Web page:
Capital Markets

M-Shwari shifts loans of below Sh2,000 to Fuliza

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Borrowers pay a facility fee of 7.5 per cent when taking the M-Shwari loans, amounting to an annualised interest rate of 90 per cent. FILE PHOTO | NMG

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Summary

  • Borrowers have been accessing a minimum of Sh500, through M-Pesa, on the M-Shwari platform.
  • The changes took effect on Monday and NCBA has started communicating the new credit limit to customers who qualify for it.
  • Those who do not qualify to borrow at least Sh2,000 on the monthly loan product have been relegated to use the daily overdraft service Fuliza which is more expensive, but structured to lower defaults.

NCBA #ticker:NCBA and Safaricom #ticker:SCOM have raised the minimum loan size on the mobile lending platform M-Shwari four times to Sh2,000 in a move expected to reduce defaults largely by borrowers taking smaller amounts.

Borrowers have been accessing a minimum of Sh500, through M-Pesa, on the M-Shwari platform.

The changes took effect on Monday and NCBA has started communicating the new credit limit to customers who qualify for it.

Those who do not qualify to borrow at least Sh2,000 on the monthly loan product have been relegated to use the daily overdraft service Fuliza which is more expensive, but structured to lower defaults.

Borrowers pay a facility fee of 7.5 per cent when taking the M-Shwari loans, amounting to an annualised interest rate of 90 per cent.

On Fuliza, the fee is 1.083 per cent or 395.2 per cent annualised, underlining the high cost of using the short-term credit services regularly.

This means a borrower who used to part with Sh56.25 for a Sh1,000 M-Shwari loan will now be set back Sh243.68 for a Fuliza debt that lasts a month.

NCBA Group managing director John Gachora yesterday told the Business Daily that the changes will bring a clear product differentiation for borrowers seeking digital loans through Fuliza, M-Shwari or Stawi products in which the lender participates.

He said the bank’s analysis has shown that most customers seeking credit below Sh2,000 were for unplanned expenditures, and therefore the raised M-Shwari limit is meant to migrate such customers to Fuliza.

“M-Shwari serves the critical need for planned credit and the demand for lower ad hoc (impromptu) credit is now better served with Fuliza,” Mr Gachora said in an interview.

“Customer qualification for M-Shwari, Stawi and Fuliza will depend on the individual performance on mobile money, saving and on the observed repayment behaviour on all digital loans that they use.”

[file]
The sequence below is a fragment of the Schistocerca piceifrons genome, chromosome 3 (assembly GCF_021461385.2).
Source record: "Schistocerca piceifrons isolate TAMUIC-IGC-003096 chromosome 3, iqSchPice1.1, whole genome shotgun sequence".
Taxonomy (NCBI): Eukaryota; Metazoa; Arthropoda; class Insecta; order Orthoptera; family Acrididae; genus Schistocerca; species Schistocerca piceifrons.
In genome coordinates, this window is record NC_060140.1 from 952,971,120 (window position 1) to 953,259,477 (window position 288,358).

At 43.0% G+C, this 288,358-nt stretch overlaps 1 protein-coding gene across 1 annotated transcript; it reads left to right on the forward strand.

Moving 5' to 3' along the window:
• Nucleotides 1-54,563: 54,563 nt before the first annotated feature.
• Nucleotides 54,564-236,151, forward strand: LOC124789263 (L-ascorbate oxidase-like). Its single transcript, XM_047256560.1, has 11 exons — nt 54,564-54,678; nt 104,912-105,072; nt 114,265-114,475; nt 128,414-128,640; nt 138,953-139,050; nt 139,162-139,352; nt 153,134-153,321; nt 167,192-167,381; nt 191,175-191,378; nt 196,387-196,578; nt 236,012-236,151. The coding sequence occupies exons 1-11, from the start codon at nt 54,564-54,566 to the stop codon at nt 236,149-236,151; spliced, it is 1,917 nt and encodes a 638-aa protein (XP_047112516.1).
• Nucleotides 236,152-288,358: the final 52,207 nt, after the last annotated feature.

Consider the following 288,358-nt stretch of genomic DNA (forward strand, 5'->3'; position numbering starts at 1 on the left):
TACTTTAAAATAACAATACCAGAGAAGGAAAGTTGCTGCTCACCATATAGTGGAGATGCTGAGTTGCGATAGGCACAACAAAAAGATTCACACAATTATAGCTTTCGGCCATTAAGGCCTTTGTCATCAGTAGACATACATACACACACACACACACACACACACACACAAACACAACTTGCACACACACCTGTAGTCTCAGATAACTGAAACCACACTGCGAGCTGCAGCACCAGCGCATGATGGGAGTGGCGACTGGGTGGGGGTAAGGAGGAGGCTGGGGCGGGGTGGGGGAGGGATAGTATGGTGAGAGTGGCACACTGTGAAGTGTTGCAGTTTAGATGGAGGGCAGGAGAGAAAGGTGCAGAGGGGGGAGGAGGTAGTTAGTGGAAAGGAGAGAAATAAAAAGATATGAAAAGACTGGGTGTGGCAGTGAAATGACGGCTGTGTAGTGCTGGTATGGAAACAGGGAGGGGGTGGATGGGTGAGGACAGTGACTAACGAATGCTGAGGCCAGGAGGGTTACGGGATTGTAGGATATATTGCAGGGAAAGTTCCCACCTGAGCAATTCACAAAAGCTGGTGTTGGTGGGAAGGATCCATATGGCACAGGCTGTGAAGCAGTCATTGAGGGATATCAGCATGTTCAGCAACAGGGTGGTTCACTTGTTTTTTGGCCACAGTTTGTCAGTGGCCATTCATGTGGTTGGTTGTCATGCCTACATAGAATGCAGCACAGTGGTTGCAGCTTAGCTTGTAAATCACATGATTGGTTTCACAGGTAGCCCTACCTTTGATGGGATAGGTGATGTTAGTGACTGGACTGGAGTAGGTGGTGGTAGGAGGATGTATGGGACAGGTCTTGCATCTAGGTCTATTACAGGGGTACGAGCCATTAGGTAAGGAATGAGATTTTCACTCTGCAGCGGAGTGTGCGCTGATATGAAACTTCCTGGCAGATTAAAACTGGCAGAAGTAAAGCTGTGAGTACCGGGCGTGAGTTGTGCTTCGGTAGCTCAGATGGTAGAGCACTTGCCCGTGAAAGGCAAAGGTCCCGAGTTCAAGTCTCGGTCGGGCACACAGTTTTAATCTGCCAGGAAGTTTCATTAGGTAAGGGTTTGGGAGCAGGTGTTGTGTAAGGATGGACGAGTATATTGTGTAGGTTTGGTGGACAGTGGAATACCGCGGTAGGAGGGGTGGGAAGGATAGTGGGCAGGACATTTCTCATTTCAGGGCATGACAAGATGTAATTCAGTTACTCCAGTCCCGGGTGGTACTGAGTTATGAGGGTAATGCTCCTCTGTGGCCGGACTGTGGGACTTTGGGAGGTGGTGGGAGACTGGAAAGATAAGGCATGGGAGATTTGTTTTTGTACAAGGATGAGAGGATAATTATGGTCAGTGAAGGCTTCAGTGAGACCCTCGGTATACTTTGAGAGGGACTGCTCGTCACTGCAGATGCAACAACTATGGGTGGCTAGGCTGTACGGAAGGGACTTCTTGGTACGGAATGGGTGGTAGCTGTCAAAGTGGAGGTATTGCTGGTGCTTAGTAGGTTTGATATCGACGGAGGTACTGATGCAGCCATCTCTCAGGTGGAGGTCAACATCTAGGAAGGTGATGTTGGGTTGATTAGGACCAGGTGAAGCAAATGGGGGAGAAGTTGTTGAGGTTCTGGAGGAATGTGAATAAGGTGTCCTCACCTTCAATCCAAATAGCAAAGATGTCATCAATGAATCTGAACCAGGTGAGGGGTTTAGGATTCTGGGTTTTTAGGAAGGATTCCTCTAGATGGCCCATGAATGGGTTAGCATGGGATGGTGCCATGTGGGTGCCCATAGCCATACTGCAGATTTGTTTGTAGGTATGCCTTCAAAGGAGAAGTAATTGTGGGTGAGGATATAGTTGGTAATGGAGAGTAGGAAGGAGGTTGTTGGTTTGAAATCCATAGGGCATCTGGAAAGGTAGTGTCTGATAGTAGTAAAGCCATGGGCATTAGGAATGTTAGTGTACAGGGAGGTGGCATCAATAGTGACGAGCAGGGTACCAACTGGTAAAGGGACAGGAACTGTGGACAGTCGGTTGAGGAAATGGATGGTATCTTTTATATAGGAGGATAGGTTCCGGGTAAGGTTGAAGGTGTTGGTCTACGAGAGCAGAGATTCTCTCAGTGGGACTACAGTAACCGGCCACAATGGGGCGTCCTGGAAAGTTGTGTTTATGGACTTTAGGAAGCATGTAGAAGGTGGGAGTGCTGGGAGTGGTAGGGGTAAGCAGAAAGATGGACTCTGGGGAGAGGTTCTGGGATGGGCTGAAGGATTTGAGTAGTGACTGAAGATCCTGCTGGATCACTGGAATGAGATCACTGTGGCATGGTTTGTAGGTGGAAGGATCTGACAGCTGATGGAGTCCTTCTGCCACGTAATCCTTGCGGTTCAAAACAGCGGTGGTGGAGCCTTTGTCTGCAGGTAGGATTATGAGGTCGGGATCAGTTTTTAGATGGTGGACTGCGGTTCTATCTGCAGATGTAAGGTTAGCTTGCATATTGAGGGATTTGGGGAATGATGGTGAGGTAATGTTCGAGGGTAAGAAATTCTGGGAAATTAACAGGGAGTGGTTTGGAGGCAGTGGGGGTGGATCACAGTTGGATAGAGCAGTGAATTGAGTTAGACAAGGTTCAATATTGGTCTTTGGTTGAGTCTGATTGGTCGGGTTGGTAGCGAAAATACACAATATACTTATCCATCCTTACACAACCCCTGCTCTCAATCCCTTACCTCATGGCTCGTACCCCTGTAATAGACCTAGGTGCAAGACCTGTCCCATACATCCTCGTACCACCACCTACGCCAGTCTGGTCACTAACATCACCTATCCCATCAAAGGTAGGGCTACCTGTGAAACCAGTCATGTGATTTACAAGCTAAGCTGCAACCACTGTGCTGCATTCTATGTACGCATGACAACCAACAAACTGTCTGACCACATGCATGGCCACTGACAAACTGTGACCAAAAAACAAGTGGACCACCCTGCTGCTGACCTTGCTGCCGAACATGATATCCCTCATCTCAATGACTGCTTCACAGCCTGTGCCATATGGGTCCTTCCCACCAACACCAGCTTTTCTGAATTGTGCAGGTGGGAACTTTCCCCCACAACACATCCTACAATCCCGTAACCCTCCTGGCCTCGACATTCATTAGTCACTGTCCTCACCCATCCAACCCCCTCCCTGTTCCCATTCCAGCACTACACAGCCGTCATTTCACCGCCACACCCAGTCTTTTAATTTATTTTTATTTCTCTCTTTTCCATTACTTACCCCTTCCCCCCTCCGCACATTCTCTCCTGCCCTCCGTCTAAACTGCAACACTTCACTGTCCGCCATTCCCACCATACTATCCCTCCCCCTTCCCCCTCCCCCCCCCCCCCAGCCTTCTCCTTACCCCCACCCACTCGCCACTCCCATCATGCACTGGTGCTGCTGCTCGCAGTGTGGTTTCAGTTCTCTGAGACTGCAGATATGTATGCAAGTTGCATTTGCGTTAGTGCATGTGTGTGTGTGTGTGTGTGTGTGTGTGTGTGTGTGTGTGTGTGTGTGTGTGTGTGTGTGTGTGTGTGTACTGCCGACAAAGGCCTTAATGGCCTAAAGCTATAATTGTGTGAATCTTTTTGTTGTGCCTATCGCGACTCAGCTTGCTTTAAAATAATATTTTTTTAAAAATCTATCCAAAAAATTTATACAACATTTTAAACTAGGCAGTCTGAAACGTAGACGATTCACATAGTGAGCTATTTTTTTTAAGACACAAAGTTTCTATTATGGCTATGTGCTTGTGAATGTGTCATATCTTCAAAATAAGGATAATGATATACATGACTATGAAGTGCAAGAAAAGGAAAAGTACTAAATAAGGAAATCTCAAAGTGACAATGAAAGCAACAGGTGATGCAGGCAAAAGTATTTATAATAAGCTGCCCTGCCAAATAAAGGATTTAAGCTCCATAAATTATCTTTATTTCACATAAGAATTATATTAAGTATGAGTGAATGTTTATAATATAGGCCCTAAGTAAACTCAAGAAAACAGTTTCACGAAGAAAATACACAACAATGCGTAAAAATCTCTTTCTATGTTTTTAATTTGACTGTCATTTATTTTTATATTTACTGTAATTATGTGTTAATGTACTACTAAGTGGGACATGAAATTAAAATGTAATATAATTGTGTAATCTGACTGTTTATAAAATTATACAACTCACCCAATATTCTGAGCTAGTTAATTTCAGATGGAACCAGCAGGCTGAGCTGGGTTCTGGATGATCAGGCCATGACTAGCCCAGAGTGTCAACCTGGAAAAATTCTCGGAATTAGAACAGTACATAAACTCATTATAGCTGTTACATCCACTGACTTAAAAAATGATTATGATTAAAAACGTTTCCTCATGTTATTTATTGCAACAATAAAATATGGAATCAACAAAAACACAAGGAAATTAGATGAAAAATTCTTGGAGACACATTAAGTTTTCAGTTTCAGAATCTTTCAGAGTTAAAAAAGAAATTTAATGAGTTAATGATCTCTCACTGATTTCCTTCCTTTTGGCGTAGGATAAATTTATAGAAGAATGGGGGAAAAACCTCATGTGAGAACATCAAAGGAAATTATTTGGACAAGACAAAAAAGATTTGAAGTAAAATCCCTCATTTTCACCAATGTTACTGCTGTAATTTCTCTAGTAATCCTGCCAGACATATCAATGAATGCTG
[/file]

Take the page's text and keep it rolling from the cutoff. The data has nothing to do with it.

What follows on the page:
The Stawi product, which is also backed by Cooperative Bank of Kenya #ticker:COOP, DTB #ticker:DTK, and KCB #ticker:KCB, targets digital borrowers seeking unsecured loans ranging between Sh30,000 and Sh250,000 to fund small and medium-sized entities.

More than 3.2 million Kenyans had been negatively listed as loan defaulters by April in an economy where job cuts and near stagnant wages have left thousands of people in a debt trap.

Data from the credit reference bureaus (CRBs) show that the accounts negatively listed had jumped from 2.7 million last year, a significant number of them linked to mobile digital borrowers of less than Sh1,000.

While an M-Shwari loan comes as credit in a customer’s account, allowing the borrower to withdraw the money or transfer it out, Fuliza is an overdraft service that allows customers to complete M-Pesa transactions when they have insufficient funds.

Fuliza loans are recovered from M-Pesa balances automatically while M-Shwari customers make their payments directly or the amounts are recovered from their accounts.

M-Shwari borrowers may have to be prompted to pay the debt and this means that they can still hold money in their M-Pesa wallet and transact even when they have an outstanding loan.

Customers who do not settle their Fuliza overdraft within 30 days are barred from using their unused authorised credit limit until they pay the outstanding amount.

The structure of Fuliza relative to M-Shwari makes it ideal in curbing defaults.

Access to borrowing and repayment trends on Fuliza, M-Shwari and Stawi platforms have put NCBA in a position to make lending decisions based on customer’s credit risk profile.

“We are at the centre of these three products and so we analyse data every day and track behaviours. This is what we are trying to address,” said Mr Gachora.

“Since launching M-Shwari, we have rolled out Fuliza with Safaricom. Fuliza is the one to address this ad hoc immediate credit. So we see the new proposition of M-Shwari being planned short-term credit.”

M-Shwari had by mid-December last year disbursed a cumulative Sh430 billion in loans to 31 million customers, seven years since its launch.

Fuliza on the other hand had lent an estimated Sh81 billion in the six months to June last year. The service was introduced in January 2019.

Safaricom says that M-Shwari and Fuliza contributed 5.8 per cent growth in M-Pesa revenue in the year to March.

M-Pesa grew 12.5 per cent to Sh84.4 billion.